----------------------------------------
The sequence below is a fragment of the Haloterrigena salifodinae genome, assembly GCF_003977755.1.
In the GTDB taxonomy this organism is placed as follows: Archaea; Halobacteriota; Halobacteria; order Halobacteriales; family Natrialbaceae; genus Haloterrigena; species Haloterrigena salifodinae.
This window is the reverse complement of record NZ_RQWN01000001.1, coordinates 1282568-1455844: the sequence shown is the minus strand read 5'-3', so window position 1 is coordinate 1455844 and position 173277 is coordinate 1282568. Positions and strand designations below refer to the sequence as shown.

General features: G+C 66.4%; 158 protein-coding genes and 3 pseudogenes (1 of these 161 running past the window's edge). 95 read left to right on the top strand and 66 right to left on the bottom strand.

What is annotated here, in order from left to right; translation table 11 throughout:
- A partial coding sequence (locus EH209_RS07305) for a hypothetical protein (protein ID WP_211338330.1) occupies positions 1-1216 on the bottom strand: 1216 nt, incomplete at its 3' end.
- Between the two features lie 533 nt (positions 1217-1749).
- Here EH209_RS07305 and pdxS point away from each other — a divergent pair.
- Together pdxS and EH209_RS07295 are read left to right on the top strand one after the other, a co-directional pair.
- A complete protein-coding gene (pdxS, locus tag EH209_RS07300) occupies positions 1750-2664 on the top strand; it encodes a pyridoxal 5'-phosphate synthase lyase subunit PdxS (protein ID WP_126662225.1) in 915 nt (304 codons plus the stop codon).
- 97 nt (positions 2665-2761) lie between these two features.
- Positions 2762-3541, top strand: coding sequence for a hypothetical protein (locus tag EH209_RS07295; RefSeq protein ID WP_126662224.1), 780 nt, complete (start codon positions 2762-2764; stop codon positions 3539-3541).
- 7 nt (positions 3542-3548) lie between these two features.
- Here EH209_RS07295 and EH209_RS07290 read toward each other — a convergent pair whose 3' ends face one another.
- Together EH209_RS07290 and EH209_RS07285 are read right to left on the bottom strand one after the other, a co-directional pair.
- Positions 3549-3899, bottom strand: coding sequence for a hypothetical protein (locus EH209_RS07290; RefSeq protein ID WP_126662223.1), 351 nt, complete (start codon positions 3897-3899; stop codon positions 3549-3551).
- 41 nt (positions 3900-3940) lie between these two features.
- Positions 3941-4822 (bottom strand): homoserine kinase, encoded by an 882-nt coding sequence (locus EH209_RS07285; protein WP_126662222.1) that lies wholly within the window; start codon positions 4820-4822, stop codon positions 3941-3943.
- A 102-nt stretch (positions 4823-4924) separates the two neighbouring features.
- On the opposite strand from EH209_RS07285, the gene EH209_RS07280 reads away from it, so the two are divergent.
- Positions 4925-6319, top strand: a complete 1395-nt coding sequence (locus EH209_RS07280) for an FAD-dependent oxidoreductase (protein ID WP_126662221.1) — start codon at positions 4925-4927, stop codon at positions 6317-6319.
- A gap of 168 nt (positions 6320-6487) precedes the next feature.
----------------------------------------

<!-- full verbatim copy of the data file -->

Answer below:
The sequence below is a fragment of the Haloterrigena salifodinae genome, assembly GCF_003977755.1.
In the GTDB taxonomy this organism is placed as follows: Archaea; Halobacteriota; Halobacteria; order Halobacteriales; family Natrialbaceae; genus Haloterrigena; species Haloterrigena salifodinae.
This window is the reverse complement of record NZ_RQWN01000001.1, coordinates 1282568-1455844: the sequence shown is the minus strand read 5'-3', so window position 1 is coordinate 1455844 and position 173277 is coordinate 1282568. Positions and strand designations below refer to the sequence as shown.

General features: G+C 66.4%; 158 protein-coding genes and 3 pseudogenes (1 of these 161 running past the window's edge). 95 read left to right on the top strand and 66 right to left on the bottom strand.

What is annotated here, in order from left to right; translation table 11 throughout:
- A partial coding sequence (locus EH209_RS07305) for a hypothetical protein (protein ID WP_211338330.1) occupies positions 1-1216 on the bottom strand: 1216 nt, incomplete at its 3' end.
- Between the two features lie 533 nt (positions 1217-1749).
- Here EH209_RS07305 and pdxS point away from each other — a divergent pair.
- Together pdxS and EH209_RS07295 are read left to right on the top strand one after the other, a co-directional pair.
- A complete protein-coding gene (pdxS, locus tag EH209_RS07300) occupies positions 1750-2664 on the top strand; it encodes a pyridoxal 5'-phosphate synthase lyase subunit PdxS (protein ID WP_126662225.1) in 915 nt (304 codons plus the stop codon).
- 97 nt (positions 2665-2761) lie between these two features.
- Positions 2762-3541, top strand: coding sequence for a hypothetical protein (locus tag EH209_RS07295; RefSeq protein ID WP_126662224.1), 780 nt, complete (start codon positions 2762-2764; stop codon positions 3539-3541).
- 7 nt (positions 3542-3548) lie between these two features.
- Here EH209_RS07295 and EH209_RS07290 read toward each other — a convergent pair whose 3' ends face one another.
- Together EH209_RS07290 and EH209_RS07285 are read right to left on the bottom strand one after the other, a co-directional pair.
- Positions 3549-3899, bottom strand: coding sequence for a hypothetical protein (locus EH209_RS07290; RefSeq protein ID WP_126662223.1), 351 nt, complete (start codon positions 3897-3899; stop codon positions 3549-3551).
- 41 nt (positions 3900-3940) lie between these two features.
- Positions 3941-4822 (bottom strand): homoserine kinase, encoded by an 882-nt coding sequence (locus EH209_RS07285; protein WP_126662222.1) that lies wholly within the window; start codon positions 4820-4822, stop codon positions 3941-3943.
- A 102-nt stretch (positions 4823-4924) separates the two neighbouring features.
- On the opposite strand from EH209_RS07285, the gene EH209_RS07280 reads away from it, so the two are divergent.
- Positions 4925-6319, top strand: a complete 1395-nt coding sequence (locus EH209_RS07280) for an FAD-dependent oxidoreductase (protein ID WP_126662221.1) — start codon at positions 4925-4927, stop codon at positions 6317-6319.
- A gap of 168 nt (positions 6320-6487) precedes the next feature.